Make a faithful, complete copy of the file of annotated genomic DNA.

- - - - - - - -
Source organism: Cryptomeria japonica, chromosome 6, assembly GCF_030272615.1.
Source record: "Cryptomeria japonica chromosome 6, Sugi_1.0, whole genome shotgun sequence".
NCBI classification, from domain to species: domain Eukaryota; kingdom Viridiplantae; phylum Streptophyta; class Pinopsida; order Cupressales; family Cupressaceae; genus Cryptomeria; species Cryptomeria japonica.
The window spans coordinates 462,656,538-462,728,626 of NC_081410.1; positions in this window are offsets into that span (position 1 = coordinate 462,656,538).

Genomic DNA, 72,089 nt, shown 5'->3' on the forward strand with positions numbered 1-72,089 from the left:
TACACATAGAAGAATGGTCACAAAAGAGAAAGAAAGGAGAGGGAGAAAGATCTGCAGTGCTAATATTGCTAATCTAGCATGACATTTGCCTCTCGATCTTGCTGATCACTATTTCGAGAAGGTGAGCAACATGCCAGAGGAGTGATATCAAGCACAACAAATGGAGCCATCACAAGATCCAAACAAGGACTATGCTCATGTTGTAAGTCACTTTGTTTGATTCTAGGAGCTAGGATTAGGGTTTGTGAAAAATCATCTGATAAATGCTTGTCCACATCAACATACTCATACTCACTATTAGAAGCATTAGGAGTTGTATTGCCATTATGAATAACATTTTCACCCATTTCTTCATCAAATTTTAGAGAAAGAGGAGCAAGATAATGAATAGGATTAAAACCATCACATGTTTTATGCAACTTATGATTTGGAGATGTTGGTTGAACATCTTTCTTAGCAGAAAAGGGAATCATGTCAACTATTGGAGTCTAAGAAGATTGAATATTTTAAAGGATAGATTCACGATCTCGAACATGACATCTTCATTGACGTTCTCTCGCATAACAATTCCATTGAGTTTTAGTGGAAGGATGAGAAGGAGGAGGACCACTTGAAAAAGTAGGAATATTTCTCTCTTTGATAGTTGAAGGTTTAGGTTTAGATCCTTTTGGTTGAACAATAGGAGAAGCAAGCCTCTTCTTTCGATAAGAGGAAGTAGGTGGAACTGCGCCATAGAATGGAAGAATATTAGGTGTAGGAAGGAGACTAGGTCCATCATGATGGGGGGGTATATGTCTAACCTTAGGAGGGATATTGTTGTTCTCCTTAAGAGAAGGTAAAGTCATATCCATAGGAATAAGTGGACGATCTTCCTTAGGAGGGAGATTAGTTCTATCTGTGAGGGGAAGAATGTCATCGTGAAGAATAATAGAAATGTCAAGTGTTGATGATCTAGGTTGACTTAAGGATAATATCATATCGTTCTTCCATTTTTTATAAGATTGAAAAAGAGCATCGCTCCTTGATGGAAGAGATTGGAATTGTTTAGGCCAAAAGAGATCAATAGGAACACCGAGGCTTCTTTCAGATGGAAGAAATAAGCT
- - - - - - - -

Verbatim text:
Source organism: Cryptomeria japonica, chromosome 6, assembly GCF_030272615.1.
Source record: "Cryptomeria japonica chromosome 6, Sugi_1.0, whole genome shotgun sequence".
NCBI classification, from domain to species: domain Eukaryota; kingdom Viridiplantae; phylum Streptophyta; class Pinopsida; order Cupressales; family Cupressaceae; genus Cryptomeria; species Cryptomeria japonica.
The window spans coordinates 462,656,538-462,728,626 of NC_081410.1; positions in this window are offsets into that span (position 1 = coordinate 462,656,538).

Genomic DNA, 72,089 nt, shown 5'->3' on the forward strand with positions numbered 1-72,089 from the left:
TACACATAGAAGAATGGTCACAAAAGAGAAAGAAAGGAGAGGGAGAAAGATCTGCAGTGCTAATATTGCTAATCTAGCATGACATTTGCCTCTCGATCTTGCTGATCACTATTTCGAGAAGGTGAGCAACATGCCAGAGGAGTGATATCAAGCACAACAAATGGAGCCATCACAAGATCCAAACAAGGACTATGCTCATGTTGTAAGTCACTTTGTTTGATTCTAGGAGCTAGGATTAGGGTTTGTGAAAAATCATCTGATAAATGCTTGTCCACATCAACATACTCATACTCACTATTAGAAGCATTAGGAGTTGTATTGCCATTATGAATAACATTTTCACCCATTTCTTCATCAAATTTTAGAGAAAGAGGAGCAAGATAATGAATAGGATTAAAACCATCACATGTTTTATGCAACTTATGATTTGGAGATGTTGGTTGAACATCTTTCTTAGCAGAAAAGGGAATCATGTCAACTATTGGAGTCTAAGAAGATTGAATATTTTAAAGGATAGATTCACGATCTCGAACATGACATCTTCATTGACGTTCTCTCGCATAACAATTCCATTGAGTTTTAGTGGAAGGATGAGAAGGAGGAGGACCACTTGAAAAAGTAGGAATATTTCTCTCTTTGATAGTTGAAGGTTTAGGTTTAGATCCTTTTGGTTGAACAATAGGAGAAGCAAGCCTCTTCTTTCGATAAGAGGAAGTAGGTGGAACTGCGCCATAGAATGGAAGAATATTAGGTGTAGGAAGGAGACTAGGTCCATCATGATGGGGGGGTATATGTCTAACCTTAGGAGGGATATTGTTGTTCTCCTTAAGAGAAGGTAAAGTCATATCCATAGGAATAAGTGGACGATCTTCCTTAGGAGGGAGATTAGTTCTATCTGTGAGGGGAAGAATGTCATCGTGAAGAATAATAGAAATGTCAAGTGTTGATGATCTAGGTTGACTTAAGGATAATATCATATCGTTCTTCCATTTTTTATAAGATTGAAAAAGAGCATCGCTCCTTGATGGAAGAGATTGGAATTGTTTAGGCCAAAAGAGATCAATAGGAACACCGAGGCTTCTTTCAGATGGAAGAAATAAGCT